Modi, whose social media use has been nimble, was quick to post a photo of his warm welcome for Obama early Sunday morning. But one look at his Facebook and Twitter feeds, which often border on the campy side, show that he doesn’t just delight in Obama — in 2015 alone, he’s featured shots with German finance minister Wolfgang Schäuble,  Israeli agriculture minister Yair Shamir, Astrakhan provincial governor Alexander Zhilkin, Iranian presidential adviser Akbar Torkan, Canadian immigration minister Chris Alexander, Macedonian prime minister Nikola Gruevski, among many (many) others.

What’s becoming clear is that while Modi has taken only a gradual approach to reforming India’s government, slowly introducing changes to make the bureaucracy more efficient, the theme of Indian pride is constant in the Modi approach to both domestic and foreign policy. Continue reading Photo of the day: Obama meets Modi

How the 2002 Gujarat riots became so important to the 2014 election


Earlier this year, when Narendra Modi, the frontrunner to become  India’s next prime minister, decided to run from Varanasi, a city that many in India consider to be India’s holiest, many of his supporters co-opted a Hindu chant, ‘har har Mahadev,’ a traditional greeting in Varanasi among Hindus.India Flag Icon

The chant praises the Hindu lord Shiva, also known as Mahadev, and it literally means, ‘rid us of pain,’ though it was once a battle cry of ancient Hindu kings.

Modi’s supporters co-opted the chant as ‘har har Modi,’ a turn of events that even left some Hindu scholars uncomfortable. Though Modi and other leaders in his party, the conservative, Hindu nationalist Bharatiya Janata Party (the BJP, भारतीय जनता पार्टी) eventually called on supporters to desist, it’s become the most notorious ‘dog whistle’ in a campaign where religious tension is bubbling fervently below the surface.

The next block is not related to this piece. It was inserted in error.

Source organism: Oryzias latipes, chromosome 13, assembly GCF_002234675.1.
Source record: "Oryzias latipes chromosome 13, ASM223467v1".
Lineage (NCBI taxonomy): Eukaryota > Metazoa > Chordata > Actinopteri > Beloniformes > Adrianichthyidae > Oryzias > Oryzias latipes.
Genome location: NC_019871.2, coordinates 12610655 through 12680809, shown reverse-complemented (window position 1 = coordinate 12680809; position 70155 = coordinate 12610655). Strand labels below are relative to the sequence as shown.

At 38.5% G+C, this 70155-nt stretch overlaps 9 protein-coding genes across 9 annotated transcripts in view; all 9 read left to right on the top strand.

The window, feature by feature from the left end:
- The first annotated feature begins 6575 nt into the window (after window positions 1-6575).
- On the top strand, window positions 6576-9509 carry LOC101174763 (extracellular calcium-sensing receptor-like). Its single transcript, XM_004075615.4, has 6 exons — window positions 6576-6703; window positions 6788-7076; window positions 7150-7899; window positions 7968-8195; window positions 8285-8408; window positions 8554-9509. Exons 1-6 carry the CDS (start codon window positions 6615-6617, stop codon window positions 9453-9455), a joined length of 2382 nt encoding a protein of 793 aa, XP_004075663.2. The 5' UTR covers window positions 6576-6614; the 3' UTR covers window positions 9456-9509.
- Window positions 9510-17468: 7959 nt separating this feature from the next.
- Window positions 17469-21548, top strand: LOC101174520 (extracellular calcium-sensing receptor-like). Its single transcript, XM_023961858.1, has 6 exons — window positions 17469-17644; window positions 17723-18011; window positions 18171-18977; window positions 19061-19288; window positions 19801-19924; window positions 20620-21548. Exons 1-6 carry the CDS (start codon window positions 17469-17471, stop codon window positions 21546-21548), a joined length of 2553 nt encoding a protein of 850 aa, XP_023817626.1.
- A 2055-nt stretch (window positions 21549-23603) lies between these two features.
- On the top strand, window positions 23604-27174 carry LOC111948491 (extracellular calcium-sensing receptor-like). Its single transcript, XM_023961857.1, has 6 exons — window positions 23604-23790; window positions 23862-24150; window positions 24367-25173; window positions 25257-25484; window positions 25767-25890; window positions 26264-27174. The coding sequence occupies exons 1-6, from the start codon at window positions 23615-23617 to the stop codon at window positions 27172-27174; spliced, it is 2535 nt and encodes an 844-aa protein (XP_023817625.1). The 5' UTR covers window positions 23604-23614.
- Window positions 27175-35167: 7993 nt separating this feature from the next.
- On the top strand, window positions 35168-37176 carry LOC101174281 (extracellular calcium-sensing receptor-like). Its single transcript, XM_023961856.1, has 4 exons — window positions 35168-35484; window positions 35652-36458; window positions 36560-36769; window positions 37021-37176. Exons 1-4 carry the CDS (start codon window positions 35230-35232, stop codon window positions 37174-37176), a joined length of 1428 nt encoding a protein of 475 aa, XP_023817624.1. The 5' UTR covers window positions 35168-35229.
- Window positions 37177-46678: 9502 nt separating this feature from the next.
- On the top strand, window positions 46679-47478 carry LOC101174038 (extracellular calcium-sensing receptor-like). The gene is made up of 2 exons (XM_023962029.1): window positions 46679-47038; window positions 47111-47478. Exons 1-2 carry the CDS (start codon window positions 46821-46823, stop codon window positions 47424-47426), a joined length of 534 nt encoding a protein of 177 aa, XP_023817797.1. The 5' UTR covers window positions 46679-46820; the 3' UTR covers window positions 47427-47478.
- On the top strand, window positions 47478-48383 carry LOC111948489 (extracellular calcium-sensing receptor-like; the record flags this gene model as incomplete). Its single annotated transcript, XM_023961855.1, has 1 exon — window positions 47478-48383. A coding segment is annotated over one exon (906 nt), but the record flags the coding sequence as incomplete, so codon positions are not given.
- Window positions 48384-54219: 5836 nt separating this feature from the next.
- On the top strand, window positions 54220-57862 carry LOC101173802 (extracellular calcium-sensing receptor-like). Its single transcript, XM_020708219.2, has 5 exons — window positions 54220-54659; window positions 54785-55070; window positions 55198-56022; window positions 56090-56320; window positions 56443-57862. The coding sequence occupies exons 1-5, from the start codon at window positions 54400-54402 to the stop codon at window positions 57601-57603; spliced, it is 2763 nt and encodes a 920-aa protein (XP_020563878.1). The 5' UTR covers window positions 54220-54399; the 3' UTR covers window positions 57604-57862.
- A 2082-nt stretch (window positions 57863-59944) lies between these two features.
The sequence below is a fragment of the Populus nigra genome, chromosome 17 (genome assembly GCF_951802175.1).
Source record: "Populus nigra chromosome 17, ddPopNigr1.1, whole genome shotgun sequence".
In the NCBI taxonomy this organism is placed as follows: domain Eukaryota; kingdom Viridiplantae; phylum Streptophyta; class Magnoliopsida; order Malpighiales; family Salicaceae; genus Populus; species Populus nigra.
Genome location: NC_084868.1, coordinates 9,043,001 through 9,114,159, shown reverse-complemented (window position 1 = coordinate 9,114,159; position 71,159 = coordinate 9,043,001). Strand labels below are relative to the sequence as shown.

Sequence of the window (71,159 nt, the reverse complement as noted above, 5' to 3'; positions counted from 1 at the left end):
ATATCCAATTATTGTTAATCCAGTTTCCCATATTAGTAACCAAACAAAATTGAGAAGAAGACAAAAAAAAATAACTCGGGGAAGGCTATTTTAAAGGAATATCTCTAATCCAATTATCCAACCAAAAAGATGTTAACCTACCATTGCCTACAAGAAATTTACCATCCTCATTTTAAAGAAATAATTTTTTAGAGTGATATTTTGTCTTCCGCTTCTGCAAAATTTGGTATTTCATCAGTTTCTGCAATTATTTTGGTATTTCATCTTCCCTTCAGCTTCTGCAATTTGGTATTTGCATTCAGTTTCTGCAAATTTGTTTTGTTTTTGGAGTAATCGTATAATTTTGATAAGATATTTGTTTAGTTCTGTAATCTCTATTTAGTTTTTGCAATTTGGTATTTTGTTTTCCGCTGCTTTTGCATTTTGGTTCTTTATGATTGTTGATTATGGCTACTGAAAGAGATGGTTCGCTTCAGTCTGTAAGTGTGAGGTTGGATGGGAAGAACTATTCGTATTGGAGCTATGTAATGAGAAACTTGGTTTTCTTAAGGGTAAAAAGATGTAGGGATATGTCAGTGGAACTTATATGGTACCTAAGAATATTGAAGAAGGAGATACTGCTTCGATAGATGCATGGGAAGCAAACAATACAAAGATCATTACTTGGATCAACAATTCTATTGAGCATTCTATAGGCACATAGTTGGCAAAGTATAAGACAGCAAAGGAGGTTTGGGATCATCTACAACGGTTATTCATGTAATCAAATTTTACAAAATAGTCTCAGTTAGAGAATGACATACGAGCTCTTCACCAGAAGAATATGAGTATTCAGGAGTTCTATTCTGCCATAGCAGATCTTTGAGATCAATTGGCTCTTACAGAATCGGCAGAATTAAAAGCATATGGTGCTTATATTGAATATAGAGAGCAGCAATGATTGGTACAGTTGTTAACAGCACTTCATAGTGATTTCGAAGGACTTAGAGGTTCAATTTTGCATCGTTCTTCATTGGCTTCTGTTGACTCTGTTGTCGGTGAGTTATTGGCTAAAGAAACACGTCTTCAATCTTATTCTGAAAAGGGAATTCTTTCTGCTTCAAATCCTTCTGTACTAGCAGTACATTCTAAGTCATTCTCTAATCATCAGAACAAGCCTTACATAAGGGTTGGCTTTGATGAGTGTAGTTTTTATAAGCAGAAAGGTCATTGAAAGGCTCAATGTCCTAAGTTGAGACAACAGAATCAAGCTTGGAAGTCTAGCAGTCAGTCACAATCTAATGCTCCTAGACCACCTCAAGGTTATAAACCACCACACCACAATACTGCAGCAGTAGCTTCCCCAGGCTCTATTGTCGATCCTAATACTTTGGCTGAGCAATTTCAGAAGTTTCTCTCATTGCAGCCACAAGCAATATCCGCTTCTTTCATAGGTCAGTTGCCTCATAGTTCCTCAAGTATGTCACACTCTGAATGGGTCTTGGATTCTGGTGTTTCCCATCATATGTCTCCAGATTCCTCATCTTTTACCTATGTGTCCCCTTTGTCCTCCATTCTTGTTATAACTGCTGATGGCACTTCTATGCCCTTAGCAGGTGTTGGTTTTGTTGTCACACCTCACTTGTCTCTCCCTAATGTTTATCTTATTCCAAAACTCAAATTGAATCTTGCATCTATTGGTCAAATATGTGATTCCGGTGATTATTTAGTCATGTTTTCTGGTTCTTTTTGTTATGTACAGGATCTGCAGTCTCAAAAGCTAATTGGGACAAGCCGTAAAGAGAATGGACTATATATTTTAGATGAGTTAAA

It also confounded worries among India’s religious minorities that they might be second-class citizens under a Modi government. The overwhelming majority of Indians are Hindu, including nearly 80.5% of the Indian population, largely as a result of the 1947 Partition that created the Muslim-majority Pakistan. But 13.4% of India’s population is Muslim — another 2.3% is Christian, another 1.9% is Sikh and another 0.8% is Buddhist. In a country of 1.236 billion people, that translates to over 165 million Muslims, and that’s a fairly large group of folks that could feel threatened by a potential Modi government.

For many Indians, the key question of this year’s national elections has less to do with development or economics but rather about a series of riots in 2002 that left at least 790 Indian Muslims, and possibly up to 2,000 Muslims, dead.

Those riots, which took place in Gujarat, were one of the first crises in the administration of a new chief minister, Narendra Modi, just four months on the job. Modi had succeeded Keshubhai Patel, another BJP chief minister whose rule faltered after the loss of several by-elections and charges of mismanagement of the relief efforts from a devastating 2001 earthquake in Gujarat.

Twelve years later, Modi’s response to those riots and the lack of clarity over his responsibility for the bloodletting is at the heart of the national election campaign. Suspicion that Modi subtly encouraged the violence has dogged him ever since. Though he’s been technically absolved by the Indian supreme court, the Gujarati riots prevented Modi from receiving a visa to enter the United States in the mid-2000s and Modi himself has refused to apologize for the tragedy that took place on his watch. even as Modi has increasingly used his economic stewardship of Gujarat as the basis of his presidential-style campaign.

So what actually happened? And why has it become so central to the current election campaign?  Continue reading How the 2002 Gujarat riots became so important to the 2014 election